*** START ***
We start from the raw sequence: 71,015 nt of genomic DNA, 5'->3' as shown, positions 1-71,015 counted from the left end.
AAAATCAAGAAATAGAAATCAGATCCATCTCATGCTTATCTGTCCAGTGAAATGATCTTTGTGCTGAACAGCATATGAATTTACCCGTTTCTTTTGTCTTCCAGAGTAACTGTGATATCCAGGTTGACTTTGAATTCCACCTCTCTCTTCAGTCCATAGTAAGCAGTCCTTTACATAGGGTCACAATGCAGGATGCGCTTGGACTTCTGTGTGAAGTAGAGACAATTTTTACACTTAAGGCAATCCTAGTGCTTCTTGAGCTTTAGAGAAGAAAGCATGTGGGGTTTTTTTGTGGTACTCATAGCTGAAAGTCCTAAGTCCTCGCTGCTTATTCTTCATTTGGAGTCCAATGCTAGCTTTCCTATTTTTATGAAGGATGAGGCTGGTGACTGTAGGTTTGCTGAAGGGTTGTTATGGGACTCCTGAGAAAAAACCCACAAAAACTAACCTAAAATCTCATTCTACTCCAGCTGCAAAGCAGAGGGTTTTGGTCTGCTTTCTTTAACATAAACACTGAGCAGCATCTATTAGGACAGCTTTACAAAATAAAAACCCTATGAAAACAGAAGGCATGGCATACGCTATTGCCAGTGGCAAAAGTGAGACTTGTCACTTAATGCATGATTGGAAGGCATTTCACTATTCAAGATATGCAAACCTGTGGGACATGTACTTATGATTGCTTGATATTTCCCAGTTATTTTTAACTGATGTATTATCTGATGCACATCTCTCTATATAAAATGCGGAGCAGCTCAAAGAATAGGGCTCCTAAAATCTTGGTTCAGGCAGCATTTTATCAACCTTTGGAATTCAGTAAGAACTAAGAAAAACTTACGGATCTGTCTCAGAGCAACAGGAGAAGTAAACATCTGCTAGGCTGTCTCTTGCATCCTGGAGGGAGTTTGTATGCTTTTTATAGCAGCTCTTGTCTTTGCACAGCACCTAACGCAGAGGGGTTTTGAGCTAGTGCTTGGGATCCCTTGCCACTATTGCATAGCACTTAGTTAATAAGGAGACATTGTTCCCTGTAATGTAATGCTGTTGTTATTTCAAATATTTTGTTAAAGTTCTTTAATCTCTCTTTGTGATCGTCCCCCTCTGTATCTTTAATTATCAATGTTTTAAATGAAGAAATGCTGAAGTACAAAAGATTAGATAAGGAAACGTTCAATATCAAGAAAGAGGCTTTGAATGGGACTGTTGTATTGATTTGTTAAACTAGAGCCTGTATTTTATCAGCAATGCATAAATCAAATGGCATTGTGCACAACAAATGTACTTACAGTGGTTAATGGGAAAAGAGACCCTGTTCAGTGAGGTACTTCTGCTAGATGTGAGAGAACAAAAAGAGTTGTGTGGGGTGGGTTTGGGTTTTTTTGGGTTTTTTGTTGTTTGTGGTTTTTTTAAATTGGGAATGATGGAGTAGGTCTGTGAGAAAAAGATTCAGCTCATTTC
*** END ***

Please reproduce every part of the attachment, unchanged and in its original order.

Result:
We start from the raw sequence: 71,015 nt of genomic DNA, 5'->3' as shown, positions 1-71,015 counted from the left end.
AAAATCAAGAAATAGAAATCAGATCCATCTCATGCTTATCTGTCCAGTGAAATGATCTTTGTGCTGAACAGCATATGAATTTACCCGTTTCTTTTGTCTTCCAGAGTAACTGTGATATCCAGGTTGACTTTGAATTCCACCTCTCTCTTCAGTCCATAGTAAGCAGTCCTTTACATAGGGTCACAATGCAGGATGCGCTTGGACTTCTGTGTGAAGTAGAGACAATTTTTACACTTAAGGCAATCCTAGTGCTTCTTGAGCTTTAGAGAAGAAAGCATGTGGGGTTTTTTTGTGGTACTCATAGCTGAAAGTCCTAAGTCCTCGCTGCTTATTCTTCATTTGGAGTCCAATGCTAGCTTTCCTATTTTTATGAAGGATGAGGCTGGTGACTGTAGGTTTGCTGAAGGGTTGTTATGGGACTCCTGAGAAAAAACCCACAAAAACTAACCTAAAATCTCATTCTACTCCAGCTGCAAAGCAGAGGGTTTTGGTCTGCTTTCTTTAACATAAACACTGAGCAGCATCTATTAGGACAGCTTTACAAAATAAAAACCCTATGAAAACAGAAGGCATGGCATACGCTATTGCCAGTGGCAAAAGTGAGACTTGTCACTTAATGCATGATTGGAAGGCATTTCACTATTCAAGATATGCAAACCTGTGGGACATGTACTTATGATTGCTTGATATTTCCCAGTTATTTTTAACTGATGTATTATCTGATGCACATCTCTCTATATAAAATGCGGAGCAGCTCAAAGAATAGGGCTCCTAAAATCTTGGTTCAGGCAGCATTTTATCAACCTTTGGAATTCAGTAAGAACTAAGAAAAACTTACGGATCTGTCTCAGAGCAACAGGAGAAGTAAACATCTGCTAGGCTGTCTCTTGCATCCTGGAGGGAGTTTGTATGCTTTTTATAGCAGCTCTTGTCTTTGCACAGCACCTAACGCAGAGGGGTTTTGAGCTAGTGCTTGGGATCCCTTGCCACTATTGCATAGCACTTAGTTAATAAGGAGACATTGTTCCCTGTAATGTAATGCTGTTGTTATTTCAAATATTTTGTTAAAGTTCTTTAATCTCTCTTTGTGATCGTCCCCCTCTGTATCTTTAATTATCAATGTTTTAAATGAAGAAATGCTGAAGTACAAAAGATTAGATAAGGAAACGTTCAATATCAAGAAAGAGGCTTTGAATGGGACTGTTGTATTGATTTGTTAAACTAGAGCCTGTATTTTATCAGCAATGCATAAATCAAATGGCATTGTGCACAACAAATGTACTTACAGTGGTTAATGGGAAAAGAGACCCTGTTCAGTGAGGTACTTCTGCTAGATGTGAGAGAACAAAAAGAGTTGTGTGGGGTGGGTTTGGGTTTTTTTGGGTTTTTTGTTGTTTGTGGTTTTTTTAAATTGGGAATGATGGAGTAGGTCTGTGAGAAAAAGATTCAGCTCATTTC